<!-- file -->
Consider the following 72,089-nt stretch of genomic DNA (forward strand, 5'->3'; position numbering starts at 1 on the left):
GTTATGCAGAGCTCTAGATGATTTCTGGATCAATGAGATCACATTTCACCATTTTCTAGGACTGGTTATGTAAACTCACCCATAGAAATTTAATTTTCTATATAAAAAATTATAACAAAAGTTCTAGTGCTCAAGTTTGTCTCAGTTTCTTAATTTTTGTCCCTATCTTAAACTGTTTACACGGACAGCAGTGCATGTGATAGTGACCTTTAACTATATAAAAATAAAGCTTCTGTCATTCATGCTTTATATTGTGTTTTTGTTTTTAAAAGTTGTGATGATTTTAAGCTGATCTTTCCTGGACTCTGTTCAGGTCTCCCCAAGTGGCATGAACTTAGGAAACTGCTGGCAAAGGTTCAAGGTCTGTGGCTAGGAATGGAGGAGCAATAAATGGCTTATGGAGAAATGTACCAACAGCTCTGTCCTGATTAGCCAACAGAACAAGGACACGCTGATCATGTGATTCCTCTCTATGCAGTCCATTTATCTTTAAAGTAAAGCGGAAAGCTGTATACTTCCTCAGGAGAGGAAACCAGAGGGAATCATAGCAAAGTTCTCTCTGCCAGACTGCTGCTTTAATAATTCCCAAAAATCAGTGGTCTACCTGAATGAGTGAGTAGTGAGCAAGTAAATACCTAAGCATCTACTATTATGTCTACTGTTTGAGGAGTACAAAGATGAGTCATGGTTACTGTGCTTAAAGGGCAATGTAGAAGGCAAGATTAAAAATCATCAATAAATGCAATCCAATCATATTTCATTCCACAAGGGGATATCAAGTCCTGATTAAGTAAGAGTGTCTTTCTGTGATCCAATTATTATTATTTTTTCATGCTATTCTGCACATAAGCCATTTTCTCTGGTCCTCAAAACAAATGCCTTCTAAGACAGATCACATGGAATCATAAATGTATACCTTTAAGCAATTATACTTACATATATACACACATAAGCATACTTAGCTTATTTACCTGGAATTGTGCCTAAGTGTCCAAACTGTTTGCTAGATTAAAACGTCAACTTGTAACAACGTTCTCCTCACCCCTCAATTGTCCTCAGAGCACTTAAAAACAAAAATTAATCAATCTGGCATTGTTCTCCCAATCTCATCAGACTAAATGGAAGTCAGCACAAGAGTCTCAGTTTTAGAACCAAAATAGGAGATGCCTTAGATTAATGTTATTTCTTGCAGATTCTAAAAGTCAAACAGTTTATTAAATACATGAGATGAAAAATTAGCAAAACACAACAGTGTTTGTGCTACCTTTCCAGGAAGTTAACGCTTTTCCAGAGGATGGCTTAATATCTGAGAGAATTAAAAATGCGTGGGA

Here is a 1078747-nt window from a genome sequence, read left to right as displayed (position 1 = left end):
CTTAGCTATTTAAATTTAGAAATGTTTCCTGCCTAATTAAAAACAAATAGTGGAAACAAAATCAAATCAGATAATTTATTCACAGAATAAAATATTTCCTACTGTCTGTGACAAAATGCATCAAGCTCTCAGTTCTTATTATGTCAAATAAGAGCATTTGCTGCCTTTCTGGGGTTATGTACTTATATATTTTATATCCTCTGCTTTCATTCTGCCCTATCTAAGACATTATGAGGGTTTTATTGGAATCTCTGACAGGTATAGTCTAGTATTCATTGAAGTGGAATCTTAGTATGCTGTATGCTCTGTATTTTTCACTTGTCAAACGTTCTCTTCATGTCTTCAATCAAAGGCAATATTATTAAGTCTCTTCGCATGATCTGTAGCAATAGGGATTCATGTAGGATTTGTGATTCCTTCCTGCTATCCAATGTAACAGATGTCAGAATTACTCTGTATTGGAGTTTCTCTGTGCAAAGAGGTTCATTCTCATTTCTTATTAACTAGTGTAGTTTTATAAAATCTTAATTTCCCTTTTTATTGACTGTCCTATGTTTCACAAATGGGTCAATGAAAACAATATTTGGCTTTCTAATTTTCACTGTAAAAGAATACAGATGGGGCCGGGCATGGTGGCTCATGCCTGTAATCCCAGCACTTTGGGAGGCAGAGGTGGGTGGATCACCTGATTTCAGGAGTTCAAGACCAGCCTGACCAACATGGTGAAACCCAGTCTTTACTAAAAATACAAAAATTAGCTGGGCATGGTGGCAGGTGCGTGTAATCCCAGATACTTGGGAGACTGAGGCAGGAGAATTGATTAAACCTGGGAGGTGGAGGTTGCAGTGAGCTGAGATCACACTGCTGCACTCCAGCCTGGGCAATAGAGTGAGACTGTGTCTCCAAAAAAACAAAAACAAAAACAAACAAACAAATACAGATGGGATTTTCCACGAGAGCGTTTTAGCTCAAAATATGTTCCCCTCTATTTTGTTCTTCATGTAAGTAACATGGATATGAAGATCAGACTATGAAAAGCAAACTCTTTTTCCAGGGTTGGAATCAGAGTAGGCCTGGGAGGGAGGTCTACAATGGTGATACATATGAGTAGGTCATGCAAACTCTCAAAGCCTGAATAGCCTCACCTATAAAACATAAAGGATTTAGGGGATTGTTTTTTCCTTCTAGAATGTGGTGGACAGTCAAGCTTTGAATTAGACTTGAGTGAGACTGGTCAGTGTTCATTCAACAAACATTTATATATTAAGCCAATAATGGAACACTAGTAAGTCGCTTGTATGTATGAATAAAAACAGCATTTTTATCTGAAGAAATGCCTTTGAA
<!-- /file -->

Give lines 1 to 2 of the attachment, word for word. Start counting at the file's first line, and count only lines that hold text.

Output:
Consider the following 72,089-nt stretch of genomic DNA (forward strand, 5'->3'; position numbering starts at 1 on the left):
GTTATGCAGAGCTCTAGATGATTTCTGGATCAATGAGATCACATTTCACCATTTTCTAGGACTGGTTATGTAAACTCACCCATAGAAATTTAATTTTCTATATAAAAAATTATAACAAAAGTTCTAGTGCTCAAGTTTGTCTCAGTTTCTTAATTTTTGTCCCTATCTTAAACTGTTTACACGGACAGCAGTGCATGTGATAGTGACCTTTAACTATATAAAAATAAAGCTTCTGTCATTCATGCTTTATATTGTGTTTTTGTTTTTAAAAGTTGTGATGATTTTAAGCTGATCTTTCCTGGACTCTGTTCAGGTCTCCCCAAGTGGCATGAACTTAGGAAACTGCTGGCAAAGGTTCAAGGTCTGTGGCTAGGAATGGAGGAGCAATAAATGGCTTATGGAGAAATGTACCAACAGCTCTGTCCTGATTAGCCAACAGAACAAGGACACGCTGATCATGTGATTCCTCTCTATGCAGTCCATTTATCTTTAAAGTAAAGCGGAAAGCTGTATACTTCCTCAGGAGAGGAAACCAGAGGGAATCATAGCAAAGTTCTCTCTGCCAGACTGCTGCTTTAATAATTCCCAAAAATCAGTGGTCTACCTGAATGAGTGAGTAGTGAGCAAGTAAATACCTAAGCATCTACTATTATGTCTACTGTTTGAGGAGTACAAAGATGAGTCATGGTTACTGTGCTTAAAGGGCAATGTAGAAGGCAAGATTAAAAATCATCAATAAATGCAATCCAATCATATTTCATTCCACAAGGGGATATCAAGTCCTGATTAAGTAAGAGTGTCTTTCTGTGATCCAATTATTATTATTTTTTCATGCTATTCTGCACATAAGCCATTTTCTCTGGTCCTCAAAACAAATGCCTTCTAAGACAGATCACATGGAATCATAAATGTATACCTTTAAGCAATTATACTTACATATATACACACATAAGCATACTTAGCTTATTTACCTGGAATTGTGCCTAAGTGTCCAAACTGTTTGCTAGATTAAAACGTCAACTTGTAACAACGTTCTCCTCACCCCTCAATTGTCCTCAGAGCACTTAAAAACAAAAATTAATCAATCTGGCATTGTTCTCCCAATCTCATCAGACTAAATGGAAGTCAGCACAAGAGTCTCAGTTTTAGAACCAAAATAGGAGATGCCTTAGATTAATGTTATTTCTTGCAGATTCTAAAAGTCAAACAGTTTATTAAATACATGAGATGAAAAATTAGCAAAACACAACAGTGTTTGTGCTACCTTTCCAGGAAGTTAACGCTTTTCCAGAGGATGGCTTAATATCTGAGAGAATTAAAAATGCGTGGGA